Big Papi plans to 'get more involved' with Devers in '23

Ortiz visits camp ahead of Friday's workout to talk about chemistry, playing in Boston

March 3rd, 2023

FORT MYERS, Fla. -- The most impactful Red Sox player of the 21st century, David Ortiz arrived at Spring Training on Friday and went into a clubhouse devoid of any of the familiar faces he played with at the end of his career.

But that didn’t stop Ortiz from making his presence felt. The Hall of Famer walked to each locker and shook everyone’s hand, even prospects he had never met before.

Ortiz was a unifying force for the Red Sox when he played and he continues to be one in retirement as an ambassador for the club.

When Red Sox manager Alex Cora asked his friend and former teammate to speak to the players before Friday’s workout, Ortiz talked about the importance of chemistry and the privilege of playing in Boston.

“I’ve been around for a minute and this is the perfect time to basically speak to the guys about your experience and what you went through and what this organization is all about,” said Ortiz. “Everything began in the clubhouse with good chemistry, you know, and the guys looking out for each other and coming prepared every day to perform at the highest level.”

After spending the morning workout surveying batting practice and other drills, Ortiz held court with three media members and talked about a variety of topics. Here is a sampling.

Keeping a close eye on Devers

Nobody was more ecstatic than Ortiz when the Red Sox signed Rafael Devers to a 10-year, $313.5 million extension that starts next season.

Ortiz has loved Devers ever since he first watched the lefty slugger as a teenager at the Dominican Academy that the Red Sox run.

Interestingly, Ortiz said he plans on spending more time with Devers going forward. It sounds like some of the conversations could revolve around Devers stepping into a bigger leadership role.

“I'm planning to get a little bit more involved with him, based on my experience, based on him being a Dominican fella,” Ortiz said. “His mentality is like a kid. He likes to go out there and have fun and play the game. The way we get to be raised as a baseball player coming from the Dominican Republic, your priority is just playing baseball. That is your major priority.”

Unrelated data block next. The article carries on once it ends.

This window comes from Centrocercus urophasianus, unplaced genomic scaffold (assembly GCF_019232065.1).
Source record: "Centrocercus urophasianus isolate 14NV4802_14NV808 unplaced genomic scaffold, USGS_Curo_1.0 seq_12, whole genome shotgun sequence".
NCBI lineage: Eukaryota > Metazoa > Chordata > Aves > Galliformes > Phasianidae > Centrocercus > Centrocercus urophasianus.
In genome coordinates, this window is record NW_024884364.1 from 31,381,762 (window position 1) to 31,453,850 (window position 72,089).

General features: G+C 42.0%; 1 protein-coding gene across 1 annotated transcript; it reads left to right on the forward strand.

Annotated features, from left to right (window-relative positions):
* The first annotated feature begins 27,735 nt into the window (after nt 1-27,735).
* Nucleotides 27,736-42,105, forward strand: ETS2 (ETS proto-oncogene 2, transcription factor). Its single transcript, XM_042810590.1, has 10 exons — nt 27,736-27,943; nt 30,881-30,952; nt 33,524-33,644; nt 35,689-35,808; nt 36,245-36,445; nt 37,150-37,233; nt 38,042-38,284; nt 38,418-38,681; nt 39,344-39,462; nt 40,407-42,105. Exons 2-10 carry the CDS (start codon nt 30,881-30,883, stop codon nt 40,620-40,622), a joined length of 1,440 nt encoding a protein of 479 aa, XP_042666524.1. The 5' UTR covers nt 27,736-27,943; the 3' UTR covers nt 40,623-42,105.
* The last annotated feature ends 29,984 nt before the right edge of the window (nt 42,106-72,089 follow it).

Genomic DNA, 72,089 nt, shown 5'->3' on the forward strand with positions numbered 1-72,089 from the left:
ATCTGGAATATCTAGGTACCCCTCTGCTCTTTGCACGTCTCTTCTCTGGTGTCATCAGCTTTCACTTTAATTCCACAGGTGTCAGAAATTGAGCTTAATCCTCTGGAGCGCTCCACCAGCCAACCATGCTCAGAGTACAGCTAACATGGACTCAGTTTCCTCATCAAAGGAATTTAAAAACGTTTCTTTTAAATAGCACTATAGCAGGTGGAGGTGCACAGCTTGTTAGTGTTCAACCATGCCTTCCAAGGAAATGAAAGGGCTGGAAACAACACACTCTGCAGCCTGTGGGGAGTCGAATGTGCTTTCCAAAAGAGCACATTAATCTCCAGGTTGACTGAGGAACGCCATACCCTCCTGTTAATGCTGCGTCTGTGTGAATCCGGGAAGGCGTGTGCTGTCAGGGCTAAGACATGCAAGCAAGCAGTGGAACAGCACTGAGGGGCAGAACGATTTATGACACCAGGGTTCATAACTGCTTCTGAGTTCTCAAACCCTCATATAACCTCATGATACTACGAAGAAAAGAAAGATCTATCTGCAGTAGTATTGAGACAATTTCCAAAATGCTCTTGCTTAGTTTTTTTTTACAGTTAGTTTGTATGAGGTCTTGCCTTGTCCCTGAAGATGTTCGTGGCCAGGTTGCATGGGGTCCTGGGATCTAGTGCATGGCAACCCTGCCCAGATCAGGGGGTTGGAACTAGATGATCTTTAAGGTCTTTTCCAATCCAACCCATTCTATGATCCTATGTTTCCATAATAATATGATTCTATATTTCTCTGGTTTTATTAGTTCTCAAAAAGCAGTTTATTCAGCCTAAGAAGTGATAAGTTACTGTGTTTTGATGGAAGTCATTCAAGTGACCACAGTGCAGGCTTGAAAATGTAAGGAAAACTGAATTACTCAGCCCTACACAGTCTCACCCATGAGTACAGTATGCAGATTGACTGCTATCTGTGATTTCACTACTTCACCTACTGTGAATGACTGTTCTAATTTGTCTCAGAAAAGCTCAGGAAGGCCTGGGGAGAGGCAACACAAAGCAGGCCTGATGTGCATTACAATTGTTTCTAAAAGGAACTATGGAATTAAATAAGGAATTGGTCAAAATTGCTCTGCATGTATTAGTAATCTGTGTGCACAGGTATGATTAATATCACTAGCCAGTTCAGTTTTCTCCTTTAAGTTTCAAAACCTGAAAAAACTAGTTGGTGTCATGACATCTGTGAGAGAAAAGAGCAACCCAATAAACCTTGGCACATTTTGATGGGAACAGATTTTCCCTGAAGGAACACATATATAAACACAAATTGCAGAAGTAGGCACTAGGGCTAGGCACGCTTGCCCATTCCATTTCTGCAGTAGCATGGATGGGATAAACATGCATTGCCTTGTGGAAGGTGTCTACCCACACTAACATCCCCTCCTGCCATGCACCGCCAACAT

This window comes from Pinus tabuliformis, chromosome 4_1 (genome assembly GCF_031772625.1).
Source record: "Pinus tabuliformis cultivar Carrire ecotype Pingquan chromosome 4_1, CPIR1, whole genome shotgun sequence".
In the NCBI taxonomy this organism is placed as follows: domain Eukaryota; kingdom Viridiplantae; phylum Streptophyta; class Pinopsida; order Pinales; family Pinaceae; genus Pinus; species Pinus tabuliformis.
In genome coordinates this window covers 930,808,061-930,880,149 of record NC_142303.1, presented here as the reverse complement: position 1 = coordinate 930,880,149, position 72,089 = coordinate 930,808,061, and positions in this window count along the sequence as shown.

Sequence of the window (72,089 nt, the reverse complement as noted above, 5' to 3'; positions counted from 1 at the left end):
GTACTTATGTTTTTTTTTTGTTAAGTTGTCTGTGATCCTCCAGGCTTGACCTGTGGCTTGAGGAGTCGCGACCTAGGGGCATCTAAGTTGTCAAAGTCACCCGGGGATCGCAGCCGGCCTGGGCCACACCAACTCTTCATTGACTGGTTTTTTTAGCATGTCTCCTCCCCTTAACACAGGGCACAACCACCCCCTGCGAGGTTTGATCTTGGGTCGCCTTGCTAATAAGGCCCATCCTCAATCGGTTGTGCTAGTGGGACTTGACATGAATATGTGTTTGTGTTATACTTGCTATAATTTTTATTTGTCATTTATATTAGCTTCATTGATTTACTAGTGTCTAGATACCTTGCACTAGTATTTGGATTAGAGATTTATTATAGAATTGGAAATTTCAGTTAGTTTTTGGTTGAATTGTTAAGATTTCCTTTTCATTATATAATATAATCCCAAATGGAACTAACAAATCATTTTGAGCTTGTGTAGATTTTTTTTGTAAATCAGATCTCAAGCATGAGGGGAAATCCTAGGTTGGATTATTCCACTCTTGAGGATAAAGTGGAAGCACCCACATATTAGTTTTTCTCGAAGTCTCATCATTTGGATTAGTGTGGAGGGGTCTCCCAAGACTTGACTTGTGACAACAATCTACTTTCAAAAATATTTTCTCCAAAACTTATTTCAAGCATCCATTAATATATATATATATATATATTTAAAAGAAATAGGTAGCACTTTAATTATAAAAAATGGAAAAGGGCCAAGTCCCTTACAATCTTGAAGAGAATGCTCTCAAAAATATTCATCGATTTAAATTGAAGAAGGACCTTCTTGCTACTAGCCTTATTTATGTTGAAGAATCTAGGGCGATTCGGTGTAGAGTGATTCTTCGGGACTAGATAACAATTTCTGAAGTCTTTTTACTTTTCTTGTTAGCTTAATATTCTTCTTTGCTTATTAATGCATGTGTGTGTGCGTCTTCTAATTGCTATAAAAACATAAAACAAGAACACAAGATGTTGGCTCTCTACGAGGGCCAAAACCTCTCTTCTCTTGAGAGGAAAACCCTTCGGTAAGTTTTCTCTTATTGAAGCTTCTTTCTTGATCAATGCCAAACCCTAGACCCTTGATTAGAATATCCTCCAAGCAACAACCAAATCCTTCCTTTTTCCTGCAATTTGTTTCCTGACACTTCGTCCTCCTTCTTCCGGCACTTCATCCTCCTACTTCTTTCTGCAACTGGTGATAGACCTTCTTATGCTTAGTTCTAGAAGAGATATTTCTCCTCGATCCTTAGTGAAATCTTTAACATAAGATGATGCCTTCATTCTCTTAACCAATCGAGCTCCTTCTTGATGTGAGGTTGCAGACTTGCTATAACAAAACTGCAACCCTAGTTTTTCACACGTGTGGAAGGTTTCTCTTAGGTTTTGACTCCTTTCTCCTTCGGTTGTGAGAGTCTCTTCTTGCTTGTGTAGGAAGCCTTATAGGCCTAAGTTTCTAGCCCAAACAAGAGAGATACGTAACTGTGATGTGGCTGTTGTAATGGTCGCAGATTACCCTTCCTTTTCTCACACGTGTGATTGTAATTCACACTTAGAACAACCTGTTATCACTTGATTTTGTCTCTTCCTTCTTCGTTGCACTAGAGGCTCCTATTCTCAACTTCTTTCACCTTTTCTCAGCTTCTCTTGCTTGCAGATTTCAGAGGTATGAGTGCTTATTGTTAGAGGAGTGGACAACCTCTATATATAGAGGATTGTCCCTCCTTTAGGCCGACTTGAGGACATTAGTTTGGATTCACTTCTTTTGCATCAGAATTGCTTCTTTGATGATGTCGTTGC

But as Ortiz knows better than anyone, that changes when you become the player who everyone on the team looks up to.

“You start adding things to his [plate] and sometimes players don’t feel comfortable dealing with it. In this case, it’s gotta be different because he’s the face of the organization, the face of the franchise,” Ortiz said. “So at some point you need to start learning how to get there. And that's why the organization is just making sure that happens.”

The 2023 Red Sox

Boston isn’t a team that is impressing the national media. Many publications are likely to pick the Red Sox to finish in last place for a second straight season, which would mark the third time in four years. Ortiz isn’t so sure.

“You know what, I like the underdog type of thing. Not many people pay attention to you, they focus on the big dog,” said Ortiz. “And that's when the underdog shows up and they do what we have done in the past. We’ll see. I hope everybody stays healthy. That's been an issue the past couple of years.”

Missing Bogey

Ortiz admitted it was strange not having Xander Bogaerts around to greet him on Friday. The shortstop signed an 11-year, $280 million pact with the Padres. Ortiz played with Bogaerts in his final four seasons.

“I retired six years ago and then every time I come in [for Spring Training], the first guy coming out and giving me a hug, it was Bogey,” said Ortiz. “Not seeing him around is something that is different. But it’s well known, but that’s the game. It’s a business and I can call myself lucky enough that I played here a long time and I ended my career here. But that’s not the case with most of the players, especially nowadays with all the big contracts and other stuff going on.”

Ortiz was at peace with the fact none of his former teammates play for the Red Sox any longer.

“Actually, that’s nature,” Ortiz said. “Nobody will be playing baseball at my age. There’s only one guy who did it -- Julio Franco -- and I don’t think his prototype is out there anymore.”